Organizations generate lots of data – data that needs to be protected in reliable media, secured from unauthorized use, and backed up. And of course all of this data, especially historical data such as sales history, contracts, emails, etc. is essential to make decisions pertinent to the future of the organization. More and more organizations turn to a Document Management System (DMS) to store them, providing data organization to ensure easy access and an easy-to find format that also assists with version control and tracks changes, as well as that were applied, while at the same time enforcing retention rules that dictate what must and must not be kept. This forms a repository to ensure data is both secure and can be located easily.
It’s this background that makes it especially interesting to learn that search giant Google was tripped up by a search engine on documents in their own possession. Click to see PC World’s detailed article on the incident.
But the short version is this – Google is being sued by Oracle for use of a programming technology called Java in their Android phone and tablet operating system. Most lawsuits have a discovery period, in which each litigant turns over all documents pertinent to the case, but can exclude any client-attorney privileged documents. For example, original blueprints of an alleged copycat product must be turned over, but a letter between an attorney for the litigant and the engineer which discusses the blueprints is protected and can be held back from disclosure.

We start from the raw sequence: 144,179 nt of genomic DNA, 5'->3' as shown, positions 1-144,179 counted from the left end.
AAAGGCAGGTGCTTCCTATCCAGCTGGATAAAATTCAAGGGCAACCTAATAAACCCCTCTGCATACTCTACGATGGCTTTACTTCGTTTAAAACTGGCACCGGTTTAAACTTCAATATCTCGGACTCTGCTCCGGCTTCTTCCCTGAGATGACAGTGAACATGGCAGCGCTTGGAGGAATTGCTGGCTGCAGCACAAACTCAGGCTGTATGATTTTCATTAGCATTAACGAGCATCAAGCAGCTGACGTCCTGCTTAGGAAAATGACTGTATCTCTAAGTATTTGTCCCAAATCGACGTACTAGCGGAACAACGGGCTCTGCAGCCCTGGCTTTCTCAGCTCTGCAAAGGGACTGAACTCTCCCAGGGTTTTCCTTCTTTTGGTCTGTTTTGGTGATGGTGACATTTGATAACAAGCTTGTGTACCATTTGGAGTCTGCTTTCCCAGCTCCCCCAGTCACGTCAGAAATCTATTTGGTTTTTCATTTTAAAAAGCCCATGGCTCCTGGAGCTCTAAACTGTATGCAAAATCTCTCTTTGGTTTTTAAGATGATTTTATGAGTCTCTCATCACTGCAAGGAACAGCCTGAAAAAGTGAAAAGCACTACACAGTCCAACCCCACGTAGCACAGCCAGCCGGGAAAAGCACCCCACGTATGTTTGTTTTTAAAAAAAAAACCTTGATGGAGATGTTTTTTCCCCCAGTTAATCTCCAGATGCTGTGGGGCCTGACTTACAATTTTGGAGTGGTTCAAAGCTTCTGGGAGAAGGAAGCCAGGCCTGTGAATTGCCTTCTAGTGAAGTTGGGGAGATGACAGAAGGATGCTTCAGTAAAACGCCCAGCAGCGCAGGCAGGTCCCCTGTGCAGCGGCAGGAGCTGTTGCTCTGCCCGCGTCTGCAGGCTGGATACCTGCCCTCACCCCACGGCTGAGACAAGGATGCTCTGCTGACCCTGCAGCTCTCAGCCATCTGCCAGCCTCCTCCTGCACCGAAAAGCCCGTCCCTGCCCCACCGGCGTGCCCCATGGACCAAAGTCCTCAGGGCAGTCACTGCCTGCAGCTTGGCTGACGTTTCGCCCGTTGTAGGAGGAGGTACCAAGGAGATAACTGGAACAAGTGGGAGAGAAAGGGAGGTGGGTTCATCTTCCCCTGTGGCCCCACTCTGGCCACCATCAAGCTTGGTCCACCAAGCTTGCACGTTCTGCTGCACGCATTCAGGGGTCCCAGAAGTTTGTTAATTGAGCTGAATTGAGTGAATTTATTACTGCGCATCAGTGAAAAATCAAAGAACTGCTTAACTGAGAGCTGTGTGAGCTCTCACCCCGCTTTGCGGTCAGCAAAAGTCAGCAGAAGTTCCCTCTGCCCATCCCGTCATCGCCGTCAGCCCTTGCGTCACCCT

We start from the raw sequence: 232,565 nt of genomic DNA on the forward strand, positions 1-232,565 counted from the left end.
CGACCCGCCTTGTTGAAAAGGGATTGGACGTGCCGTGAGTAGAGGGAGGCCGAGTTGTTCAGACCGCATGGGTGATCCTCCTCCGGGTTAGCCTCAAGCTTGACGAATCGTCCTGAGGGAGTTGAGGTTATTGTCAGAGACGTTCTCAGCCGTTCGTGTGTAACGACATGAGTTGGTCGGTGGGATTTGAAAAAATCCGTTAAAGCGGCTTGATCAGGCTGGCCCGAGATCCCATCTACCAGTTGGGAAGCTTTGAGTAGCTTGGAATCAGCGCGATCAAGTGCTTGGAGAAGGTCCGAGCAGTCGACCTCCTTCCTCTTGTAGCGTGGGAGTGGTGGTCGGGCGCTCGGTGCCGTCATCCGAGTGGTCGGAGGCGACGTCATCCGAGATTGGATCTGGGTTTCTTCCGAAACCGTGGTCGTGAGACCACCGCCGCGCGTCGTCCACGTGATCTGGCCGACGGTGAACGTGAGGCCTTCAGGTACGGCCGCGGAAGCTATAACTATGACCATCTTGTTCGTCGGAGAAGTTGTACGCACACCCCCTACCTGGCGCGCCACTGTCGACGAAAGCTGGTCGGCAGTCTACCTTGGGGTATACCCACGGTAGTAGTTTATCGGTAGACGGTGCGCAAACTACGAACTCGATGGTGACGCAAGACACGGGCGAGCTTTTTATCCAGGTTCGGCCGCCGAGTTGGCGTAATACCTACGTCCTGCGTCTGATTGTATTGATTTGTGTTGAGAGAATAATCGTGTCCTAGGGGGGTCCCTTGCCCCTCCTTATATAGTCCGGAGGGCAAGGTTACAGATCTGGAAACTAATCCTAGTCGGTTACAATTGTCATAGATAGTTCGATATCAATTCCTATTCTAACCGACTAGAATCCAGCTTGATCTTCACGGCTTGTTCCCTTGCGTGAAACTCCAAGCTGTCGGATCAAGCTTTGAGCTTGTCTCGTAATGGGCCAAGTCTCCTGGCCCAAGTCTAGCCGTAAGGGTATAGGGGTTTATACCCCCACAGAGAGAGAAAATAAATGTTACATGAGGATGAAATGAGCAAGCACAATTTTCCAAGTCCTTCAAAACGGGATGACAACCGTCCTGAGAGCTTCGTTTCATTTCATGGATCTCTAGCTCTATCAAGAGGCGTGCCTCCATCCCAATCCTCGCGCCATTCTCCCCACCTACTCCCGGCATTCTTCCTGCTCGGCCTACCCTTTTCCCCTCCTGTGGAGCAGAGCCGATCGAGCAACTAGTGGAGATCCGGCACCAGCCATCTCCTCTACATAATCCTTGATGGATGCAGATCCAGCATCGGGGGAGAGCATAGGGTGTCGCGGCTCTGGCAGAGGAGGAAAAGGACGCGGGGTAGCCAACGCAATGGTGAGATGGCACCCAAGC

In order to facilitate discovery assembly, legal analysts use tools similar to the Google search engine, which allows them to collect information from across the organization’s systems using keywords like “Java” while at the same time excluding documents with phrases like “attorney work product.” In this case Google was caught by a draft email stored on the server; one of 9 drafts before the final. This particular version stated that Google should license the Java technology from Oracle. But because it was an early draft, it did not include the key phrase “attorney work product,” and was released to Oracle’s attorneys. It may change the case completely.
This illustrates the key point – you need to know what you keep and what you should not keep, and how it is encoded. Document Management Systems can help with this, by setting up and enforcing retention or coding rules, they can automatically add a tag, or delete documents over a certain age.
This Google mess is a cautionary tale… will we learn from it? If you would like an opportunity to discuss how you can put the right systems and polices in place, feel free to drop me an email or place your feedback below.